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This article is written by a student writer from the Her Campus at Elizabethtown chapter.

Trigger warning for eating disorders, depression, self-harm, and suicidal ideation.


When I was in high school and severely depressed, I didn’t think it could really be that bad. After all, I’d barely self-harmed. I hadn’t tried to kill myself. So I wasn’t that bad. Not bad enough to worry about. It was only when my doctor finally threatened me with hospitalization that I was able to confront my eating disorder and how bad it had become.  

But you know what? I got better. I didn’t need to be hospitalized. So I guess I wasn’t that bad.

Looking back on it, I definitely should have been hospitalized. Treatment of eating disorders as mainly getting to an acceptable weight is problematic, but that’s a topic outside the scope of this article. Regardless, at a certain point when one’s weight becomes low enough, you have to at least treat the manifesting symptom of incredibly low weight. And like, I think a BMI of 14.4 should probably have gotten some sort of hospitalization (FYI, the healthy range is 18.5 to 24.9; a BMI of less than 15 puts someone in the most severe category of anorexia).

It’s not that I wanted to be hospitalized. I didn’t want that then and I’m kind of glad I wasn’t, because I don’t actually know how much that would have helped me. But the fact remains that I wasn’t. So I wasn’t that bad.

It’s such a bizarre concept. Of course, we shouldn’t rank how bad people have an illness. But it happens anyway, especially amongst those who have the illness. I know this logically, but it’s something that I struggle with to this day. My eating disorder is still present in my life, but it’s very different now. It’s under control, for the most part. It’s not bad anymore. I’m not in the weight category or restricting enough to be classified as anorexic anymore. For all intents and purposes, I’m fine.  

And I hate it so much. It’s not that I want to be anorexic again, because that was hell. But at the same time, I feel like I’m just not bad enough to be any kind of concern. Because I’m not in the weight category to fit into anorexia anymore. Nor am I restricting enough or doing any of the other behaviors to warrant a diagnosis. Obviously, I still have the diagnosis on my record – and unfortunately, anorexia is one of those mental illness that doesn’t really ever go away. But since I’m not actively doing harmful things, because it’s just problematic thought patterns, it must not be that bad.  

The ranking of eating disorders is complicated and a large portion of my senior research, and it’s far too complex to delve into here. Suffice to say, the ranking of anorexia above bulimia above eating disorder not otherwise specified above those with subclinical disordered eating symptoms is a phenomenon seen in communities of people with eating disorders.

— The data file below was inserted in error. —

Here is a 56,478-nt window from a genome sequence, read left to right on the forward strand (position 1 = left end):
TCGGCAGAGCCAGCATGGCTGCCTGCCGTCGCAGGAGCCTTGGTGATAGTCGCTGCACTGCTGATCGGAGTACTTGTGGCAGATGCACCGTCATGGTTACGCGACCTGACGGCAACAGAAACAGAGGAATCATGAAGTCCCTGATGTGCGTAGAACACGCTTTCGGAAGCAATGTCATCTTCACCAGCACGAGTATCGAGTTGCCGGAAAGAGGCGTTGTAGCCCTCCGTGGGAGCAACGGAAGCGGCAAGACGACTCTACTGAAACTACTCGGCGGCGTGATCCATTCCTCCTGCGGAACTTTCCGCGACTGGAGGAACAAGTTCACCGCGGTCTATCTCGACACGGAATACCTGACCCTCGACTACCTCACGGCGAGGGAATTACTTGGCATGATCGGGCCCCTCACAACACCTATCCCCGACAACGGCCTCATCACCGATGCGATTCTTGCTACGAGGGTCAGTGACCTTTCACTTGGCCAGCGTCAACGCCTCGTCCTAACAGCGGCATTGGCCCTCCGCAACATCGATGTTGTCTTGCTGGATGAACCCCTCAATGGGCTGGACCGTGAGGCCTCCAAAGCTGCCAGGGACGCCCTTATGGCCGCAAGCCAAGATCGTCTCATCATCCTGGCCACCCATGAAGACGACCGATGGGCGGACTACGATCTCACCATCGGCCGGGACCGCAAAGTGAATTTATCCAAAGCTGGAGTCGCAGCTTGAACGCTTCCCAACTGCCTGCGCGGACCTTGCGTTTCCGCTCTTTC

But ranking other people’s mental illnesses above yours is not purely an eating disorder thing. Since becoming sick in my early teenage years, I’ve had two sort-of suicide attempts. And that’s another problem. Because they’re just “sort-of” attempts. I was too scared to fully commit both times. So I guess I’m not that bad.  

How bad does one have to be to be considered worthy of attention? I think this dilemma is in part due to the low self-esteem that comes from many mental illnesses – you assume others deserve more because you don’t feel as though you yourself are worth anything.  

So, as immensely hypocritical it is of me to say this, your mental illness severity is valid. It doesn’t matter how “bad” you are. There’s no criteria to gain some sort of validity in your struggles. If you’re in pain, that’s enough. The consistent diagnostic criteria across all mental illnesses is that one is experiencing distress in their day-to-day life. That’s what makes something a mental illness. It doesn’t matter how “bad” you think you are. You’re still fucking valid.

And me? I’m fucking valid too.

Sarah Kaden

Elizabethtown '20

Sarah Kaden is a Psychology major with an English Professional Writing minor. She works with ITS as their technical writer, as a lab assistant in the psychology department, and as a writing tutor. She enjoys writing, listening to 2000s emo music, and roasting her friends.
Jennifer Davenport

Elizabethtown '21

Campus Correspondent for the Her Campus club at Elizabethtown College. Jennifer is part of the Class of 2021, and she's a middle level English education major, with a creative writing minor. Her hobbies include volunteering, watching YouTube for way too many hours, and posting memes on her Instagram. She was raised in New Jersey, lives in New York, and goes to college in Pennsylvania, so she's ruined 3 of America's 50 states. She's an advocate for mental health, LGBT+ rights, and educational reform.